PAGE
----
District Eatery, on King Street’s crowded, west-of-John-Street restaurant row, in Toronto’s Entertainment District, dishes up a menu focused on healthy, clean food, rounded out by a handful of deep-fried items, for those in the mood for something else.
The restaurant, which celebrates its first anniversary in late May, fills up early on a Saturday night — no surprise, given the reasonably priced menu and quirky, relaxed décor.
Main dining room.
Indeed, the bi-level room (peek-a-boo kitchen and dining area in front and, down a few steps, the back bar area) draws a younger crowd thanks to a cheery, bright-blue palette, up-to-the-minute light fixtures, eye-grabbing, painted-on-barnboard wall murals, and acres of hard surfaces.
To its great credit, the kitchen, led by executive chef Ricardo McLean, sends out healthy food that hits all the right sensory notes — bold on flavour and big on mouth-pleasing textures.
Zucchini ‘noodles’ with pesto.
Winter spices — turmeric and ginger among them — scent sweet-potato soup that’s thick and intense with the flavour of that lovable root veg. Wild mushrooms, brightly flavoured after a quick sauté in umeboshi (salt plum) vinaigrette, are piled to overflowing atop a trio of thick-cut toasts, each spread with one of the kitchen’s three iterations of hummus (garlic; carrot; beet). Crunchy bread, smooth hummus, earthy funghi — it’s all there.
An intensely fragrant curry, enriched with coconut milk, bathes soft roasted cauliflower, eggplant, peppers and onions crowned with crunchy toasted almonds. Underneath lies a bed of nutty quinoa.
Zucchini, cut with a spiralizer into spaghetti-like noodles, gets a big flavour boost from herb-strong basil pesto, sweet roasted red peppers, oven-dried tomatoes and spinach, and chunks of moist chicken. I didn’t miss the pasta one bit!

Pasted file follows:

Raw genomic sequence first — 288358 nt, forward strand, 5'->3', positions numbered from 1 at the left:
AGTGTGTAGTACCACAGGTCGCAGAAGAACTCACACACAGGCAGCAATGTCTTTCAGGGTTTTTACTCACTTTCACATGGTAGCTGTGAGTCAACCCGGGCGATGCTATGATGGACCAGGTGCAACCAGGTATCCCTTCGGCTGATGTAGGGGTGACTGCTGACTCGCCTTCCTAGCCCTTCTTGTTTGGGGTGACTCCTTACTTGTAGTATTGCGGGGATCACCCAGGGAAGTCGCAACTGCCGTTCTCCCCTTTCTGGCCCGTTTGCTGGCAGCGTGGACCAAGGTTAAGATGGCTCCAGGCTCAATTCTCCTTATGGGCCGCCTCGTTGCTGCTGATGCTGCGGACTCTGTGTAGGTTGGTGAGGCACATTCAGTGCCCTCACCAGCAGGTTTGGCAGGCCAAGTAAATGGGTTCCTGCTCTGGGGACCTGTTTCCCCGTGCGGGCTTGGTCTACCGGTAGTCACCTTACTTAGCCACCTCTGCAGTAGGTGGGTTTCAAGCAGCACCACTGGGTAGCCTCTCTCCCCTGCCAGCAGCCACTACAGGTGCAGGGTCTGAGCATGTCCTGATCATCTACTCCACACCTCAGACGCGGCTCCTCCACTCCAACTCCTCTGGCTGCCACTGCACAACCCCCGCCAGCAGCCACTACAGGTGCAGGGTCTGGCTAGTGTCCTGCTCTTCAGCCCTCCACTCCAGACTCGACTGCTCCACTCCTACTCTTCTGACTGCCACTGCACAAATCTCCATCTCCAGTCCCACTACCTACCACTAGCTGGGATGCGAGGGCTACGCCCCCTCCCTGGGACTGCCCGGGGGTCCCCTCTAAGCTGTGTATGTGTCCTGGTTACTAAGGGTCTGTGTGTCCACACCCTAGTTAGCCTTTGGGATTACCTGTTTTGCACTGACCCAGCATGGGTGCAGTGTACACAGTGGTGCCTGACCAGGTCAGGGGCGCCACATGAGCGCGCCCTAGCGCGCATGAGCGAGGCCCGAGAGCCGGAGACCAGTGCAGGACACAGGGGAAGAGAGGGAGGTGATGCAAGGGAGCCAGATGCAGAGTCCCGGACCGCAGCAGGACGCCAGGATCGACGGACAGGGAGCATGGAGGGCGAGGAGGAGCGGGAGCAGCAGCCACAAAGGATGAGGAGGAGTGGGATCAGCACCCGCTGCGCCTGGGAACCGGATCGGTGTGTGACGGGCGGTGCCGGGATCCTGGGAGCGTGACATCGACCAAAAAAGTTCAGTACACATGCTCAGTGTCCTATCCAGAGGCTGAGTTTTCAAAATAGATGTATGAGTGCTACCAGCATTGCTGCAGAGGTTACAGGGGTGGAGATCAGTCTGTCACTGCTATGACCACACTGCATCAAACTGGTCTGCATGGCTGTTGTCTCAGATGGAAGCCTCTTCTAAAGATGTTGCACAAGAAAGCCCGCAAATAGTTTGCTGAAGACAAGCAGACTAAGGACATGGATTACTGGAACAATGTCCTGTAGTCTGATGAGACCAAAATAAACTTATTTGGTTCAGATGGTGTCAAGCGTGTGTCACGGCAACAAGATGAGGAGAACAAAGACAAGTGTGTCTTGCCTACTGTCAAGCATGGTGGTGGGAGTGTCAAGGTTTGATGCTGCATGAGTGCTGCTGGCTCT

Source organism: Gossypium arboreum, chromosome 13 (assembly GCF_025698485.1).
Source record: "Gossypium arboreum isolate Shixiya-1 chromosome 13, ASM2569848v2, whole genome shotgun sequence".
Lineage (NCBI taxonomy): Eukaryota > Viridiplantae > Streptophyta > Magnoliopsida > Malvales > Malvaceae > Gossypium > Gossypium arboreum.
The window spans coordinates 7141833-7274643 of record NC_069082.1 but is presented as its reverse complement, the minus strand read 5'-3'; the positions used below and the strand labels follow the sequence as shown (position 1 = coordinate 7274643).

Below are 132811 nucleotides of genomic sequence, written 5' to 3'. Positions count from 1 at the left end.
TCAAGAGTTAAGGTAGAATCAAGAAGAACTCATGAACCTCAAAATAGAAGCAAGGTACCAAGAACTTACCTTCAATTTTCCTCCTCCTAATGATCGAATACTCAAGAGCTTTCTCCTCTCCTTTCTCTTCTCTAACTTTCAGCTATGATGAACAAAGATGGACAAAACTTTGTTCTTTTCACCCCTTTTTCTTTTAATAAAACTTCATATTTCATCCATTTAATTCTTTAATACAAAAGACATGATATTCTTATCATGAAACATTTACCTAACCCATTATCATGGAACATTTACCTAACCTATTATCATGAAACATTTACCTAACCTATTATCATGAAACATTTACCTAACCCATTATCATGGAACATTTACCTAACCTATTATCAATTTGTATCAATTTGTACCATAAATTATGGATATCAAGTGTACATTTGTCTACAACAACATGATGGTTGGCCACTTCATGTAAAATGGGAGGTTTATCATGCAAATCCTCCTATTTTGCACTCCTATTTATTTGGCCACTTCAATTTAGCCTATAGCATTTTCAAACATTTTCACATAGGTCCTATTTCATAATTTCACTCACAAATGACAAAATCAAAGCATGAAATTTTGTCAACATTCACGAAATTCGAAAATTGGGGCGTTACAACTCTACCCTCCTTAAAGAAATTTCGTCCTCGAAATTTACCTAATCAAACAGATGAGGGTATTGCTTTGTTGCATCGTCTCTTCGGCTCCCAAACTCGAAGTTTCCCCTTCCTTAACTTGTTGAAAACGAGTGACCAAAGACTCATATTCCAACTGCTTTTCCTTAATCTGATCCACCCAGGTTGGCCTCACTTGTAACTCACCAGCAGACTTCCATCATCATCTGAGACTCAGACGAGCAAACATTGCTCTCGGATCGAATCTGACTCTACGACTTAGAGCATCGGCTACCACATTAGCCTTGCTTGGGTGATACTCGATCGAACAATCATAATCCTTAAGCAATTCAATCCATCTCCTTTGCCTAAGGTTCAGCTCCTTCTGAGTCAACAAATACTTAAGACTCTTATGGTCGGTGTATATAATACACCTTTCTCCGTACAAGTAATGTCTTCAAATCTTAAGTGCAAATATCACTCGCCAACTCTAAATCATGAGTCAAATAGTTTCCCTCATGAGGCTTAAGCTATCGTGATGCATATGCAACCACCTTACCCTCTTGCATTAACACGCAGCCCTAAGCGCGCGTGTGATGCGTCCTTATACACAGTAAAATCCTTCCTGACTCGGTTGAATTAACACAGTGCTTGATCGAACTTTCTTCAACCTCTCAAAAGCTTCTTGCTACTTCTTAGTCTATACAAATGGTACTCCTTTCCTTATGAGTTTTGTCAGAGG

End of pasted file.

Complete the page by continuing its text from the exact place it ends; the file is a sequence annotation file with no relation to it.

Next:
Bowl of Zen salad.
And then there’s the generous Bowl of Zen. Into a deep bowl go the following: Ancient grains and kale blend topped with cubes of translucent ahi tuna tossed in sesame oil, tamari and lime; buttery avocado, cucumber, fresh Thai chilies, carrots, radish and green onion. It’s a riot of textures — crunchy veg; pillow-soft ahi tuna — all tied together wonderfully by a sesame-intense, Japanese-style goma vinaigrette.
Terrifically moist and tender slow-roasted chicken jazzed by piri-piri sauce rivals any rotisserie bird served up at Toronto’s Portuguese churrasco joints.
District’s desserts include icy and refreshing vegan, organic ice creams — gingerbread, matcha, chai tea and passion fruit.
But the showstopper is the Campfire S’mores. As advertised, it comes complete with campfire (a tabletop open-flame grill) and the requisite s’mores ingredients: marshmallows, graham crackers and shards of dark chocolate. Spear a marshmallow with a metal skewer. Roast marshmallow over tabletop grill until toasty and molten. Layer marshmallow with dark chocolate and sandwich between graham crackers. Inhale. Repeat.
Throughout the evening, general manager Harry Guloien is the consummate host and keeps a watchful eye on every aspect of the restaurant’s operation.
District Eatery is available for full buyouts. Total capacity inside is 266 people; on the rooftop patio, 68. Seated capacity on the patio is 50 and inside the restaurant, 90, not including bar seating or the eight seats on the front street-level patio.
Booked by groups that do want some space to themselves, a sectioned-off area of the bar features two long six-top tables and five high, round four-tops, as well as bar seating. This area can host up to 85 people, cocktail-style.
District Eatery can cater onsite meetings and events, but does not have a means of delivery.
— Don Douloff has been a restaurant critic for over 30 years and, during that time, has critiqued more than 1,500 eateries. In 1988, he studied the fundamentals of French cuisine at Ecole de Cuisine La Varenne in Paris, France. During his time in France, he furthered his gastronomic education by visiting the country’s bistros, brasseries and Michelin-starred temples of haute cuisine. He relishes exploring the edible universe in his native Toronto and on his travels throughout Canada and abroad.